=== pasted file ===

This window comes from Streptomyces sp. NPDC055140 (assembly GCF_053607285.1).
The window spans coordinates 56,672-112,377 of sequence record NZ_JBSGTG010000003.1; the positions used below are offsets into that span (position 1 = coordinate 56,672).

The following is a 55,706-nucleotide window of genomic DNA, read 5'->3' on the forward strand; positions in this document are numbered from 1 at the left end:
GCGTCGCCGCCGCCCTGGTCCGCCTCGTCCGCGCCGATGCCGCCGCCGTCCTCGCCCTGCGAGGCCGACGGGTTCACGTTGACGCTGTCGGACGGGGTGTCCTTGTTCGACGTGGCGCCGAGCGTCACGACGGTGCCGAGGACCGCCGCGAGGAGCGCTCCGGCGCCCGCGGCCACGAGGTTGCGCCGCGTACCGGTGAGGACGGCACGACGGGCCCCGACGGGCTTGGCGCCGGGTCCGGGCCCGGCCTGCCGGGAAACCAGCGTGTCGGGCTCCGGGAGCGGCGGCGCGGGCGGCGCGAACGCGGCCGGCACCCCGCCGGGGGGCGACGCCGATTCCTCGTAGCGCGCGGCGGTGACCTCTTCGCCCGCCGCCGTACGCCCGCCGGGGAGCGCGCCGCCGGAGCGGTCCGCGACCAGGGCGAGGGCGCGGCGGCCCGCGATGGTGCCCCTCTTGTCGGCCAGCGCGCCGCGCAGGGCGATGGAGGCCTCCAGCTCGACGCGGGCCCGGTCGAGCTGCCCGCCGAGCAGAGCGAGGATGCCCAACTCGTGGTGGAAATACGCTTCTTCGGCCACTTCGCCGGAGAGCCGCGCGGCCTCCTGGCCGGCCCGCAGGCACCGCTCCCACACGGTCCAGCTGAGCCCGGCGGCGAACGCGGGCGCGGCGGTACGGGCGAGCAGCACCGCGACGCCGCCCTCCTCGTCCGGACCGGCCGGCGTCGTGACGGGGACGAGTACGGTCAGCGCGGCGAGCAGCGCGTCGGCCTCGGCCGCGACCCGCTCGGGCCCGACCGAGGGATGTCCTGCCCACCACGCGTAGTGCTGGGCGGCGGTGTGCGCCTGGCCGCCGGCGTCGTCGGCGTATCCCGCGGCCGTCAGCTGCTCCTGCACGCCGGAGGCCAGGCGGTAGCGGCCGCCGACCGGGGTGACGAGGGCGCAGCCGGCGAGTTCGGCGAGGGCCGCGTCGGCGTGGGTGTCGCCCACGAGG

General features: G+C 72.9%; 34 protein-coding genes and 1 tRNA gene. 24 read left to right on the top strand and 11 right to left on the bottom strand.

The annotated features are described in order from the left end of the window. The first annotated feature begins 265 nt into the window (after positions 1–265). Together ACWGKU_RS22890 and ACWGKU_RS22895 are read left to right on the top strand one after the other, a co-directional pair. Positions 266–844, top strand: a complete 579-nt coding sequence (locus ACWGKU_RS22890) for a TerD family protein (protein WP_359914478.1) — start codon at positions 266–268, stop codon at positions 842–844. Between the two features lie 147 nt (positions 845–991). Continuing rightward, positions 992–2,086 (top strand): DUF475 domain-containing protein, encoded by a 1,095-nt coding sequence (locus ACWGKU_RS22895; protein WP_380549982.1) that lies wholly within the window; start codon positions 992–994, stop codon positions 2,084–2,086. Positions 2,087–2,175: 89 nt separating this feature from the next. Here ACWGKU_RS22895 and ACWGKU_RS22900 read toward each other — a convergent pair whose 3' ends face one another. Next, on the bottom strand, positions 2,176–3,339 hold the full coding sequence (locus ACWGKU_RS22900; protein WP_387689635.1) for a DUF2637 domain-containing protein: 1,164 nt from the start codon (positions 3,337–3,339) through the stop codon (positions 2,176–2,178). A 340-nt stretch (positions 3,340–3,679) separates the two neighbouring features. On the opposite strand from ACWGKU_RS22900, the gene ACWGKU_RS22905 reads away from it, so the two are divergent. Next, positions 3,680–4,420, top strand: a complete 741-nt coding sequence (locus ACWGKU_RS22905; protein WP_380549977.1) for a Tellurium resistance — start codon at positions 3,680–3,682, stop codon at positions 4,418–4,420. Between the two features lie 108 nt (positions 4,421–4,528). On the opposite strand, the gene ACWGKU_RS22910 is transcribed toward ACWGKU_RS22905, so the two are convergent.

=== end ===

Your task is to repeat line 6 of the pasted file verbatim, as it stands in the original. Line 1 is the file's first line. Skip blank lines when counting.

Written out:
The annotated features are described in order from the left end of the window. The first annotated feature begins 265 nt into the window (after positions 1–265). Together ACWGKU_RS22890 and ACWGKU_RS22895 are read left to right on the top strand one after the other, a co-directional pair. Positions 266–844, top strand: a complete 579-nt coding sequence (locus ACWGKU_RS22890) for a TerD family protein (protein WP_359914478.1) — start codon at positions 266–268, stop codon at positions 842–844. Between the two features lie 147 nt (positions 845–991). Continuing rightward, positions 992–2,086 (top strand): DUF475 domain-containing protein, encoded by a 1,095-nt coding sequence (locus ACWGKU_RS22895; protein WP_380549982.1) that lies wholly within the window; start codon positions 992–994, stop codon positions 2,084–2,086. Positions 2,087–2,175: 89 nt separating this feature from the next. Here ACWGKU_RS22895 and ACWGKU_RS22900 read toward each other — a convergent pair whose 3' ends face one another. Next, on the bottom strand, positions 2,176–3,339 hold the full coding sequence (locus ACWGKU_RS22900; protein WP_387689635.1) for a DUF2637 domain-containing protein: 1,164 nt from the start codon (positions 3,337–3,339) through the stop codon (positions 2,176–2,178). A 340-nt stretch (positions 3,340–3,679) separates the two neighbouring features. On the opposite strand from ACWGKU_RS22900, the gene ACWGKU_RS22905 reads away from it, so the two are divergent. Next, positions 3,680–4,420, top strand: a complete 741-nt coding sequence (locus ACWGKU_RS22905; protein WP_380549977.1) for a Tellurium resistance — start codon at positions 3,680–3,682, stop codon at positions 4,418–4,420. Between the two features lie 108 nt (positions 4,421–4,528). On the opposite strand, the gene ACWGKU_RS22910 is transcribed toward ACWGKU_RS22905, so the two are convergent.